This was a European-style medieval fortified city that functioned as the seat of the Spanish government from 1571 to 1898. The massive walls stretch for a few kilometers, enclosing a 64-hectare (158-acre) area once occupied by palaces, churches, monasteries, schools and wealthy residences. Having sustained damages in the past, the walled city has persevered and is visited by many. Most of the walls, gates and bulwarks have been restored, affording visitors a glimpse into the past.
Also known as Luneta Park, Rizal Park is often hailed as the symbolic seat of the nation's heart and soul. A beautiful green space, the park encompasses over 60 hectares (148 acres) of land area, its landscape studded with gardens, wooded areas and open spaces. It draws crowds from all walks of life. Points of interest include the Rizal Monument, the Site of Rizal's Martyrdom, the central pool and fountains, the Chinese Garden and Japanese Garden, and a huge relief map showing the whole Philippine archipelago. The National Library and National Museum are next door.
If you are young or young at heart, you will certainly find plenty of "enchantment" at this amusement park. There are seven zones with rides in each: Spaceport, Jungle Outpost, Midway Broadwalk, Brooklyn Place, Portobello, Victoria Park and Boulderville. Among the thrillers is an 11-story roller coaster named Space Shuttle, a huge Ferris wheel and a water ride called Jungle Log Jam. Automated teller machines, a first-aid station, a paging and message center, and storage lockers are located throughout the park.
The history of Manila is closely tied to the bay which is overlooked by the spectacular Manila Baywalk. Naval battles were fought here, including the celebrated La Naval de Manila in 1646. Today, the waterfront promenade is stippled with several establishments where you can make a pit stop with friends and family. Stroll along the scenic coastline or bask in the refreshing atmosphere as you admire the stunning sunsets.
The 1960s saw the emergence of a new business district in the then sleepy municipality of Makati. The Spanish-Filipino conglomerate of Don Jaime Zobel de Ayala developed the district by first establishing this main thoroughfare which cuts through to Highway 54 (now known as Epifanio de los Santos Avenue, or EDSA). Towards the end of the decade, Ayala Avenue emerged as the main artery of the Makati business area. Many major banks, multi-national corporations and embassies are located here.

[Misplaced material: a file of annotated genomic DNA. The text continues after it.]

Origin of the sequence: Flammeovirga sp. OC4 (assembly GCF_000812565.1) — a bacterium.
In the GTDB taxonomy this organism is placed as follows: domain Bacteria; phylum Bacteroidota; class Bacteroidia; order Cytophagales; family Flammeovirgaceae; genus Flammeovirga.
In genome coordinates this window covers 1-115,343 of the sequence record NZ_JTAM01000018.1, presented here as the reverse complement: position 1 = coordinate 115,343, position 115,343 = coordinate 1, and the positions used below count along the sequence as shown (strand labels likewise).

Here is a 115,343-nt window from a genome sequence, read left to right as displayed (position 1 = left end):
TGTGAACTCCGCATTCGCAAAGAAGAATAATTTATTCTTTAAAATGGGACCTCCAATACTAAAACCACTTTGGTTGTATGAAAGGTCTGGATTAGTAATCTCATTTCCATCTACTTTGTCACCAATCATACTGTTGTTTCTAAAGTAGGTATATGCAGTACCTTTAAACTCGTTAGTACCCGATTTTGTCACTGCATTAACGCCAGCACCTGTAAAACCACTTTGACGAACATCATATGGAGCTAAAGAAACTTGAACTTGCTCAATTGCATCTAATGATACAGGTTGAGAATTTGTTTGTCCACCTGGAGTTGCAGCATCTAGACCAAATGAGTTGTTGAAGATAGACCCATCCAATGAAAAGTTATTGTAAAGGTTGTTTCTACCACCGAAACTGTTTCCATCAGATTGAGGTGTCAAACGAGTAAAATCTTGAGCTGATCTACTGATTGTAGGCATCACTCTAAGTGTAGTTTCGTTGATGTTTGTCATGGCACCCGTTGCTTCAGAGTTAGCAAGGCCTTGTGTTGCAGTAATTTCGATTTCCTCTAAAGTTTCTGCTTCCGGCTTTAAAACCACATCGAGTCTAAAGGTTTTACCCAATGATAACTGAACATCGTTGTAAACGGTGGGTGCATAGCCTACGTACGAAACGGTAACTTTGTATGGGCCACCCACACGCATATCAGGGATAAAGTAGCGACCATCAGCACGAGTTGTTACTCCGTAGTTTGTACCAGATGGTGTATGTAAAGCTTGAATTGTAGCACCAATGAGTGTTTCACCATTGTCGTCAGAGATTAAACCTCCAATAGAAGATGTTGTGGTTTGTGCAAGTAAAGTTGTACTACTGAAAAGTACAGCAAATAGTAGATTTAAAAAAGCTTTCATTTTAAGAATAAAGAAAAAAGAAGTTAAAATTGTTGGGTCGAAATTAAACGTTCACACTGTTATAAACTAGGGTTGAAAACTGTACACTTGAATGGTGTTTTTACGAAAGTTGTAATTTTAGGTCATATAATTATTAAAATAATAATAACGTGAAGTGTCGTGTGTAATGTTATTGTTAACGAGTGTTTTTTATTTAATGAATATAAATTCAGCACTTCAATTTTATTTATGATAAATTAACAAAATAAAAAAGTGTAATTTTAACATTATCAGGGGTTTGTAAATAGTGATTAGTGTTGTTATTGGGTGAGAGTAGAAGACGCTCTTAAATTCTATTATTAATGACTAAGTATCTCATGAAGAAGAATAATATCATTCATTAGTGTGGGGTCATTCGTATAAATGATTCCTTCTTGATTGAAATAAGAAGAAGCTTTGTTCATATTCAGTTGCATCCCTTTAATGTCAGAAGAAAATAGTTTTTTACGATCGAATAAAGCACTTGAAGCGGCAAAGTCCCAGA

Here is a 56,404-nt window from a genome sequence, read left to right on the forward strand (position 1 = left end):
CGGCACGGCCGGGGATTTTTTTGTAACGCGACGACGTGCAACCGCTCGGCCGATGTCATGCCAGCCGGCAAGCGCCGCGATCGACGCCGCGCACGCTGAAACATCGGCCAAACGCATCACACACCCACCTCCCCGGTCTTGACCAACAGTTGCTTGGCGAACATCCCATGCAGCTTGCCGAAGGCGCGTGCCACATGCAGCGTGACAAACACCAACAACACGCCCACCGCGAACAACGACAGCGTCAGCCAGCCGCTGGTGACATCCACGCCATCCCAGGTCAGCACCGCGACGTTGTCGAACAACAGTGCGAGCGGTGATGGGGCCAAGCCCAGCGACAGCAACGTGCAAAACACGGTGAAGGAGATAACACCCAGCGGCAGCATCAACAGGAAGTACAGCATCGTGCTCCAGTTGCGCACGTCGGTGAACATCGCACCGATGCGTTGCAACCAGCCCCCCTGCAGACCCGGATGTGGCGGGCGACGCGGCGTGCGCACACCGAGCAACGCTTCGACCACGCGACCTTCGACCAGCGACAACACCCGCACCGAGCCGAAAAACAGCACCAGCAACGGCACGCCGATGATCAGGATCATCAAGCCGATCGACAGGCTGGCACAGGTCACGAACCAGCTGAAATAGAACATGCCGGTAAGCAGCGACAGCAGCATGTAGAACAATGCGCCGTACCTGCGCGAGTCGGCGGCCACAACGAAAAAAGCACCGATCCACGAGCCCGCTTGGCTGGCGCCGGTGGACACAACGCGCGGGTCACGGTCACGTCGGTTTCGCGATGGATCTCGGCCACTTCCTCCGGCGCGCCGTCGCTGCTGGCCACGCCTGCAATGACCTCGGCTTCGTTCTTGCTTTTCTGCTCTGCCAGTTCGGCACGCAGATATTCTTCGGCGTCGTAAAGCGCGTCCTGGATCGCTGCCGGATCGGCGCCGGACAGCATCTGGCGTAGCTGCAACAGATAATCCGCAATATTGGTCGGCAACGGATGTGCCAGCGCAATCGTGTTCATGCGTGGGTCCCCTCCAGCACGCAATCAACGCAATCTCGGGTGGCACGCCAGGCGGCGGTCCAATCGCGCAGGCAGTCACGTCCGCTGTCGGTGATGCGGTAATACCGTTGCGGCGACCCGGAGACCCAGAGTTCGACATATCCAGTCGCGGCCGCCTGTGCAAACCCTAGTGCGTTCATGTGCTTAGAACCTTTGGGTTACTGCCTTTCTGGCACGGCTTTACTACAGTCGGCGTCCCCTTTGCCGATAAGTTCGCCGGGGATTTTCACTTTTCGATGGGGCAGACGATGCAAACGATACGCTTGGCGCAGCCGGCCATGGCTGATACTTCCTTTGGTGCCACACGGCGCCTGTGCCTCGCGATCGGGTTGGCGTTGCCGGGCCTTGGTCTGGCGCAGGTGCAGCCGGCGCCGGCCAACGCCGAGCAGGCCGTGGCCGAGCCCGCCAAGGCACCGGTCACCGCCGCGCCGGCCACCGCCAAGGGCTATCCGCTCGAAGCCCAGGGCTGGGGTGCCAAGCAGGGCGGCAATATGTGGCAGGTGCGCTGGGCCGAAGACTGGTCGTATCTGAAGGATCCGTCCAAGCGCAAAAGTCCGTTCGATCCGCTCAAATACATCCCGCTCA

Set in Rizal Park, this pocket of solitude is a modern interpretation of the traditional Japanese style of gardening. A stone-paved footpath undulates around a central pond planted with water lilies, while stone lanterns (a quintessential feature of Japanese gardens) and two bridges (one over the central pond) create the illusion that you have been transported to the Land of the Rising Sun. Though bordering a busy street, the small garden is surprisingly serene and peaceful.
This is where Presidents of the Philippines traditionally take their oath of office and deliver their first address to the nation (Joseph Estrada broke with tradition and had his inauguration at Barasoain Church, site of the drafting of the Philippines' first democratic constitution). Many important political, cultural and religious events in the post war era have been held here, including the mammoth festivities that capped the 1998 Philippine Centennial Celebration. Marking a hundred years since the declaration of independence from Spain, the festivities culminated in the greatest fireworks display ever witnessed over Manila Bay.
Roxas Boulevard is one of Manila's best known landmarks. Named Dewey Boulevard during the American colonial period, it was given its present name to honor the Philippines' first elected president, Manuel Roxas, after the country gained independence in 1946. Offering the most scenic drive in the whole of Manila, this 10-kilometer oceanfront boulevard goes past other landmarks such as Intramuros, Rizal Park and the Cultural Center of the Philippines. Hotels, museums, condominiums and office buildings line one side of the road, while an animated scene of strollers, joggers and hawkers can be observed along Manila Bay.
These small but lovely gardens are laid out by the remnants of the defensive moat that used to surround Intramuros. From here you catch a glimpse of Puerta Real, the royal gate that was reserved for stately processions, and a section of Intramuros' moss-covered walls. With their highly evocative atmosphere, Puerta Real Gardens provide a fitting venue for Intramuros Evenings, a series of cultural shows staged annually under the management of the Intramuros Administration.
Opened in 1913, the Manila Aquarium was a very popular tourist attraction during the American colonial period, but was closed down during World War II. It resumed operations after the war, but again closed its doors in 1983. The current revival dates from 1998. The aquarium, renamed Acuario de Manila, displays a fascinating diversity of marine life in tanks set against the old adobe walls of one of fortifications along the walls of Intramuros. Admission: PHP50.